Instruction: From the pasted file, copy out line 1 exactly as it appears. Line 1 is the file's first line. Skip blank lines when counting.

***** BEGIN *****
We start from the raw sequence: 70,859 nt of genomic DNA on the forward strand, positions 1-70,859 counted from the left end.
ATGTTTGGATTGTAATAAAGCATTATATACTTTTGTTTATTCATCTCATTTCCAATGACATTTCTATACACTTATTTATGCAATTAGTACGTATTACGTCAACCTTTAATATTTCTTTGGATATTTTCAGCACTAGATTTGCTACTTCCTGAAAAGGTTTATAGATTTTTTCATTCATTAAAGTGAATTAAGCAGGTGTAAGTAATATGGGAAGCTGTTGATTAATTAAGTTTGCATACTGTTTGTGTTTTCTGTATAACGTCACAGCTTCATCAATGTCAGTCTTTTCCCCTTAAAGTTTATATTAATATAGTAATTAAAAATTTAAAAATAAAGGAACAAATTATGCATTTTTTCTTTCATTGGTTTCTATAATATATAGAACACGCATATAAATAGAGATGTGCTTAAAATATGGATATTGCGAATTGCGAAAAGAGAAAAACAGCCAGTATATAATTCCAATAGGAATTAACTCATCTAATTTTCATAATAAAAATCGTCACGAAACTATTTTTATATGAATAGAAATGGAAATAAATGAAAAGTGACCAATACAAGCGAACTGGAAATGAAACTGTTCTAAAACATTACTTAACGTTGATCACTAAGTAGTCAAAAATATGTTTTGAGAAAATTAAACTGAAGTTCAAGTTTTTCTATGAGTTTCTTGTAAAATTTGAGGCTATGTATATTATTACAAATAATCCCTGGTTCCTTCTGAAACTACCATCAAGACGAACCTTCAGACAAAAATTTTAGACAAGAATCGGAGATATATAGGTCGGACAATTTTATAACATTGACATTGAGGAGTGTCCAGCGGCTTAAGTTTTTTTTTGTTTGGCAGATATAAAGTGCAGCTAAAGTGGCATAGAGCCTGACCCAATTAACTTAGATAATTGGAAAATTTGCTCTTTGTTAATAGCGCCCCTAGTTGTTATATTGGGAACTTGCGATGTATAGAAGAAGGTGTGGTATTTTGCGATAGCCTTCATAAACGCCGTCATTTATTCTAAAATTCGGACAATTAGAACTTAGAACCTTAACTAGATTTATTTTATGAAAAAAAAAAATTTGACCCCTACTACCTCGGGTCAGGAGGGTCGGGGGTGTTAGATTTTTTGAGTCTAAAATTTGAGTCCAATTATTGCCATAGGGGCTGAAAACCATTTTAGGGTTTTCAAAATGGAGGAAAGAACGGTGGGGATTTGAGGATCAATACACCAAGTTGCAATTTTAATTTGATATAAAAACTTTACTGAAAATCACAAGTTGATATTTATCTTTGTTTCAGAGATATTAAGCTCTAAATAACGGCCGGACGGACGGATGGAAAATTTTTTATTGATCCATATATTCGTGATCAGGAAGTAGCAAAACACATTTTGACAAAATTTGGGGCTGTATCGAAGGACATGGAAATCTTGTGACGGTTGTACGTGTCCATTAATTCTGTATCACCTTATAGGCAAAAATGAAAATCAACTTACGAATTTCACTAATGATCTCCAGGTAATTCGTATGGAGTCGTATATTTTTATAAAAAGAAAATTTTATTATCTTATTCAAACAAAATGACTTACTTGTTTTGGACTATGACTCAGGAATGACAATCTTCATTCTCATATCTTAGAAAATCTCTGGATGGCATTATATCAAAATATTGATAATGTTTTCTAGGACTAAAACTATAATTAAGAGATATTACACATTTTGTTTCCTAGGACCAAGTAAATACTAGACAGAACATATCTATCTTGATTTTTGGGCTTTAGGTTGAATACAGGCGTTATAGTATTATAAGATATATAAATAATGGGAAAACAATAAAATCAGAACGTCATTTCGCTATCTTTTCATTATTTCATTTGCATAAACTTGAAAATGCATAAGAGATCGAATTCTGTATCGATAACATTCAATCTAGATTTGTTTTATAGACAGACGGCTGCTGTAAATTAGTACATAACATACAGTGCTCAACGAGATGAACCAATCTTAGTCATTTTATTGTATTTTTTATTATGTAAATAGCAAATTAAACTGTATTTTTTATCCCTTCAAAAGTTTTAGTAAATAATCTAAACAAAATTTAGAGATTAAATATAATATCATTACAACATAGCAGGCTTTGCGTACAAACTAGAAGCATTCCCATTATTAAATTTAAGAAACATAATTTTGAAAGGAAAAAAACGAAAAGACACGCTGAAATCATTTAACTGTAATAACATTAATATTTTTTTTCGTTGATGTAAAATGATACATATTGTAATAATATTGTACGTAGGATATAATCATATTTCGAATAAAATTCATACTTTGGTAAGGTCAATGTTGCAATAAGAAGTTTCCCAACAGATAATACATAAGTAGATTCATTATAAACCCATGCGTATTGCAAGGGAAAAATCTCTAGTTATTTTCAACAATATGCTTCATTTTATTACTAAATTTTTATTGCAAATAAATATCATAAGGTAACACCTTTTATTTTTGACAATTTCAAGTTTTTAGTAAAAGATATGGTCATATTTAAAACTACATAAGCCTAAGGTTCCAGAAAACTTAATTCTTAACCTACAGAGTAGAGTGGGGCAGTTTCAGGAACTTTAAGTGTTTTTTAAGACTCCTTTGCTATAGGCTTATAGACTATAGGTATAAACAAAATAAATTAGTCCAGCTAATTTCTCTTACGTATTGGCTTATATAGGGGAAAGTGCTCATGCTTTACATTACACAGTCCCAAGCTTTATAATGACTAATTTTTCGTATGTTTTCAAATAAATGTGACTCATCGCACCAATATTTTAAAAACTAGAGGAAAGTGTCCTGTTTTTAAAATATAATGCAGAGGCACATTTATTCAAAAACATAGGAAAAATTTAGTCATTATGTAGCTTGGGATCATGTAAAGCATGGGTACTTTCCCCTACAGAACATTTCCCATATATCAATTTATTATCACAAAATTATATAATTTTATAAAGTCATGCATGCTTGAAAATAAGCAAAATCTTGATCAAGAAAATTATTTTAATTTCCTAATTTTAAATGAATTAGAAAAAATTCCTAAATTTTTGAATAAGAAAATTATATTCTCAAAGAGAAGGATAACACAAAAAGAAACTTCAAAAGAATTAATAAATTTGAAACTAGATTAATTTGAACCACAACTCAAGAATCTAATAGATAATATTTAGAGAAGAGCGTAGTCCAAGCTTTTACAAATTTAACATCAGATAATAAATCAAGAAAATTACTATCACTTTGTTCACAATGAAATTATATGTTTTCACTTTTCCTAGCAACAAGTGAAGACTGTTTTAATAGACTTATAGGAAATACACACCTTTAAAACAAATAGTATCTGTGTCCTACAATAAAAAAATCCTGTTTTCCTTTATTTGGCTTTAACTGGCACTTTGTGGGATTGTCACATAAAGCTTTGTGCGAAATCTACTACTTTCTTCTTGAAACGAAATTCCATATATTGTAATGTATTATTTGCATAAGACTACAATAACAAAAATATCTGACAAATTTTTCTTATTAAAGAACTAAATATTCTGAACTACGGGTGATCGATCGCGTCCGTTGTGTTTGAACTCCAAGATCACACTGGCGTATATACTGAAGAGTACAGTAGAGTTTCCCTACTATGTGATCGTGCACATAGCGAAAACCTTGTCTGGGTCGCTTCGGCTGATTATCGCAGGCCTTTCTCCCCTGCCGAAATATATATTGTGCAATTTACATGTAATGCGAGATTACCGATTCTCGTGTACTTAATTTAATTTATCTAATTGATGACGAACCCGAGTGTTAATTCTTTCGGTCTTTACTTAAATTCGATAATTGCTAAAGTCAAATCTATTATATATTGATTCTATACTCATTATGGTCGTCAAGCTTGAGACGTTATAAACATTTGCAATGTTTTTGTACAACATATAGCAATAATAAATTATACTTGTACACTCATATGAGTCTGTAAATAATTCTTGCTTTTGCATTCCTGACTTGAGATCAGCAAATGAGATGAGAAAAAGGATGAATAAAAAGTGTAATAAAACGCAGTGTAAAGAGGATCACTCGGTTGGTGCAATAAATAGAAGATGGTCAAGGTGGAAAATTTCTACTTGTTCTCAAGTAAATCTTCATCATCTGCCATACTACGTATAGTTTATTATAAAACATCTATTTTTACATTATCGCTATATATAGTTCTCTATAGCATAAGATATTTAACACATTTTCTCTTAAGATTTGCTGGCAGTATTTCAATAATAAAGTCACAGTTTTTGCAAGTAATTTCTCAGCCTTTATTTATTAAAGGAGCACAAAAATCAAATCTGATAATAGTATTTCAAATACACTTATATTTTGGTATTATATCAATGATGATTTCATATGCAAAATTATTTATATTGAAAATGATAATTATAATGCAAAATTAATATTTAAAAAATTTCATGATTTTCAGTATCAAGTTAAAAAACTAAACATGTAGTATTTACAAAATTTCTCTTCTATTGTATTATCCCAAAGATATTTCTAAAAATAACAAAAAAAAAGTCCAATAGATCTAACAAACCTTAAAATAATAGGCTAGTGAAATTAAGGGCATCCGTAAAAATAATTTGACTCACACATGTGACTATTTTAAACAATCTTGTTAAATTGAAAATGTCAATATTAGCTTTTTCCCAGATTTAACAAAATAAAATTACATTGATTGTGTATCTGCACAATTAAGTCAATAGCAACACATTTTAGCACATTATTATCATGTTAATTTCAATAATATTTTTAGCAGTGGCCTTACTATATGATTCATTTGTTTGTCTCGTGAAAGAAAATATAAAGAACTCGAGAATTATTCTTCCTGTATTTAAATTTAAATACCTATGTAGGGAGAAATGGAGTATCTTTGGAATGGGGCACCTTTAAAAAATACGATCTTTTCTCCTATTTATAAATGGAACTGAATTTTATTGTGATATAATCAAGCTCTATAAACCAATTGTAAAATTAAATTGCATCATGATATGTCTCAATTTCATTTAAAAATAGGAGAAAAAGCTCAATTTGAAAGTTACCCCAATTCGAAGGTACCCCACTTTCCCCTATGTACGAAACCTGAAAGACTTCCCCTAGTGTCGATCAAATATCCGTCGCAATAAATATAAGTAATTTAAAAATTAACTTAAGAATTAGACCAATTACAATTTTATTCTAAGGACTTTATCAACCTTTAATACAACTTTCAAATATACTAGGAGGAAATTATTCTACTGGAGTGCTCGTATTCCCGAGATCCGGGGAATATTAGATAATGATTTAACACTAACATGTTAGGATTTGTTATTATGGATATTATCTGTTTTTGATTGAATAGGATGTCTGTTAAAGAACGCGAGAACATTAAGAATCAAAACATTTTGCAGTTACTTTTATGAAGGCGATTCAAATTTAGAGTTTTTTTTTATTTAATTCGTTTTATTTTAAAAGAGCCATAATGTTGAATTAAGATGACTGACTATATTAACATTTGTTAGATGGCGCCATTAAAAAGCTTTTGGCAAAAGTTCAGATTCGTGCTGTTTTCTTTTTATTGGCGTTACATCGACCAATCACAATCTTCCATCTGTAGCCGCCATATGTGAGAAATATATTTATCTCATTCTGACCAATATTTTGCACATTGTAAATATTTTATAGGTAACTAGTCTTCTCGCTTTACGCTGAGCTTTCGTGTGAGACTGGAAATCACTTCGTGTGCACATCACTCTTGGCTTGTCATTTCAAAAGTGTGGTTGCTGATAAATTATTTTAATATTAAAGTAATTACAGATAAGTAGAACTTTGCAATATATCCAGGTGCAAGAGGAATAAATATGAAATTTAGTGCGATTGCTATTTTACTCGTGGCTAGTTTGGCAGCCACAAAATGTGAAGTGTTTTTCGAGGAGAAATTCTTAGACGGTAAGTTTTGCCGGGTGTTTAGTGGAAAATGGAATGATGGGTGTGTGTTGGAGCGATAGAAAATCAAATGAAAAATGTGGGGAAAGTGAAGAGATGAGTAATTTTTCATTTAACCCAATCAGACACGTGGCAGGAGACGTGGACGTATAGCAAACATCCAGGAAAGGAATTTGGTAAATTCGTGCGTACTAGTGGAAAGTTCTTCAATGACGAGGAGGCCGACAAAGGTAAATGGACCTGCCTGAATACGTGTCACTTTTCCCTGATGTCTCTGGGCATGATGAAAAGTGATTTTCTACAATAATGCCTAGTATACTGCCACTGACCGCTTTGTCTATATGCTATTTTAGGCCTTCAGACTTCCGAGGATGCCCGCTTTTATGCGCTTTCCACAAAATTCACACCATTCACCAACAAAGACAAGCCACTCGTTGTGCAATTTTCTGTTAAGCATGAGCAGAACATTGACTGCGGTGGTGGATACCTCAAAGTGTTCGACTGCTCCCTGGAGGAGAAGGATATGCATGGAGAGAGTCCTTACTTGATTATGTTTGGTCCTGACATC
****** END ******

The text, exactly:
We start from the raw sequence: 70,859 nt of genomic DNA on the forward strand, positions 1-70,859 counted from the left end.